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We Need to Stop Romanticizing Our Lack of Boundaries

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I’m a “yes” person. What I mean by that is, I like saying yes to people. I like falling under our society’s praise for compassionate people with big hearts. This has so often led me to burnout. Unchecked generosity with time, material wealth or emotions can lead to frustration and strain in relationships.

Striving to be a compassionate and generous person is a really good thing. However, our society has embraced the idea of having a big heart, putting it on a pedestal without thinking through the possible repercussions. Sometimes, people may use having a “big heart” as an excuse to ignore boundaries for themselves and for others. And they may not even realize they’re doing it.

Being busy and burned out is worn like a medal of honor. Giving constantly is praised even when it isn’t wise, safe or healthy.

Our culture romanticizes and cheers on the “yes” people with big hearts and villainizes the “no” people, branding them as selfish.

But is it really healthy to polarize things so harshly?

Personally, I don’t think so. I think that big-hearted people can have healthy boundaries. I also think that people with healthy boundaries can be big-hearted. It’s critical that we start to change the societal narrative about boundaries.

What Boundaries Are

Boundaries within relationships are incredibly important. Boundaries lay the groundwork for protecting our emotional and physical energy.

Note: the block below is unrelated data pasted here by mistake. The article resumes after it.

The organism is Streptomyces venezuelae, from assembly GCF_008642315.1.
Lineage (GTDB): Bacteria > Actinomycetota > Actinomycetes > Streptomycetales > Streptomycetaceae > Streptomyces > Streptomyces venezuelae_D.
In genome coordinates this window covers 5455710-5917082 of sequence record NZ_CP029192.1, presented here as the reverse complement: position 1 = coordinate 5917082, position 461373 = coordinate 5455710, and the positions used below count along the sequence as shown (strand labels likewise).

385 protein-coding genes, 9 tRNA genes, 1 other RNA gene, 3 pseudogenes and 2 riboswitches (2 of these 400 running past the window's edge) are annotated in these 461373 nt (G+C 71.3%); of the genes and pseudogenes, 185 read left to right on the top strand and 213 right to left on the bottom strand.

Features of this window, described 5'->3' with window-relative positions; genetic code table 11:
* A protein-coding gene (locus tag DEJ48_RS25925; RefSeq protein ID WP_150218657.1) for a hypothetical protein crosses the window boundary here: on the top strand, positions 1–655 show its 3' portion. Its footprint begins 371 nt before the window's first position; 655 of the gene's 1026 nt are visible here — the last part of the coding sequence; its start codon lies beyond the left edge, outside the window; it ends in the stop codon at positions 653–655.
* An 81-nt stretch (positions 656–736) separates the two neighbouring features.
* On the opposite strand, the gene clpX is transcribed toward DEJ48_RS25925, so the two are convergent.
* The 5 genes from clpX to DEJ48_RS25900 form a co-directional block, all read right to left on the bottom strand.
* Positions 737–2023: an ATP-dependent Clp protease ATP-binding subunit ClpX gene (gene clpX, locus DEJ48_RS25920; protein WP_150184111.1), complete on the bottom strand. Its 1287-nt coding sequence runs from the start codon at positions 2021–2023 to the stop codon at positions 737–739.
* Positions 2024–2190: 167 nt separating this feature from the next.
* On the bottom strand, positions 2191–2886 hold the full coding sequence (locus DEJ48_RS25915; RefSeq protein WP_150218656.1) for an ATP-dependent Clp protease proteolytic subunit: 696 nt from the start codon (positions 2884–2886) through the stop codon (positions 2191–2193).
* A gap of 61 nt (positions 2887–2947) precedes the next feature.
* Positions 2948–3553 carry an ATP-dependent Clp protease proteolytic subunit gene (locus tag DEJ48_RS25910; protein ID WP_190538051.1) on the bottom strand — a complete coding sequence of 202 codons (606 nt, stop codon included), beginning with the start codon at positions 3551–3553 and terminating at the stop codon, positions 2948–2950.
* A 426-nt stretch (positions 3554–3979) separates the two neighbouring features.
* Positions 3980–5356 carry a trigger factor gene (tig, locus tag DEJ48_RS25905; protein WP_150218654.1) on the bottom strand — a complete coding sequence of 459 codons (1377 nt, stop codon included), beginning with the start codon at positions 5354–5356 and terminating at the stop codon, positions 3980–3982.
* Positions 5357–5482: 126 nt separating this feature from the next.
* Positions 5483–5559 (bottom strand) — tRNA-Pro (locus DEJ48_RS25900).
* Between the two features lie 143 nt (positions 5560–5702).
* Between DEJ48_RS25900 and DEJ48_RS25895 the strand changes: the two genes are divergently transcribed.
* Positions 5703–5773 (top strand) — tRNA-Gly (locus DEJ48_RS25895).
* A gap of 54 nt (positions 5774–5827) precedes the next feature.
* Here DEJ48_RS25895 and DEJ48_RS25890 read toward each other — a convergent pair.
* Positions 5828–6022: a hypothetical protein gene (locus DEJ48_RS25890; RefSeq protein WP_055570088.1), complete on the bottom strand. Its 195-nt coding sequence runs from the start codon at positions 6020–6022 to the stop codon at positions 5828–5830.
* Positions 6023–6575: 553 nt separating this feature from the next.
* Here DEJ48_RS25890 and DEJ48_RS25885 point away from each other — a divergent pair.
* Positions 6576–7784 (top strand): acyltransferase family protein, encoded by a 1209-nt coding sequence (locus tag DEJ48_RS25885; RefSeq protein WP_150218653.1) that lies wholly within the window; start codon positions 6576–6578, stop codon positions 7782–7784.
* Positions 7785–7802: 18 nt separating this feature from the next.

Boundaries also empower us to enjoy relationships more fully. When we accept our limitations, we can confidently help others without the fear of burning out.

Boundaries are necessary to our well-being, but they are critically important for people with generous hearts. Saying “yes” to everything and everyone is tempting, but it’s also unhealthy, exhausting and potentially detrimental to relationships and mental health.

Accepting limits is not a defeat. Learning how to allocate our energy, time and resources is a freeing, empowering thing.

What Boundaries Aren’t

Contrary to popular belief, boundaries are not selfish. In my experience with setting and keeping personal boundaries, I have been able to help people so much better than before.

Boundaries may seem restricting, but they truly aren’t. They allow you to give of yourself relationally with confidence, knowing you have safeguards to protect your well-being.

Boundaries and a Big Heart 

As much as we would love to be limitless, we are not.

We cannot do everything we would like. We cannot be everything to everyone. We cannot help everyone with everything. Boundaries help us make the most of our limitations so we can take care of ourselves and help others with fearless confidence and compassion.

I hope someday our society can see the value in boundaries, just like we see the value in being a compassionate, big-hearted, generous person. These are not mutually exclusive things. Both are good and both are possible.

Changing the narrative around boundaries starts with each one of us. The world needs more big-hearted people with healthy boundaries.

Photo by John Mark Arnold on Unsplash

Originally published: November 25, 2020
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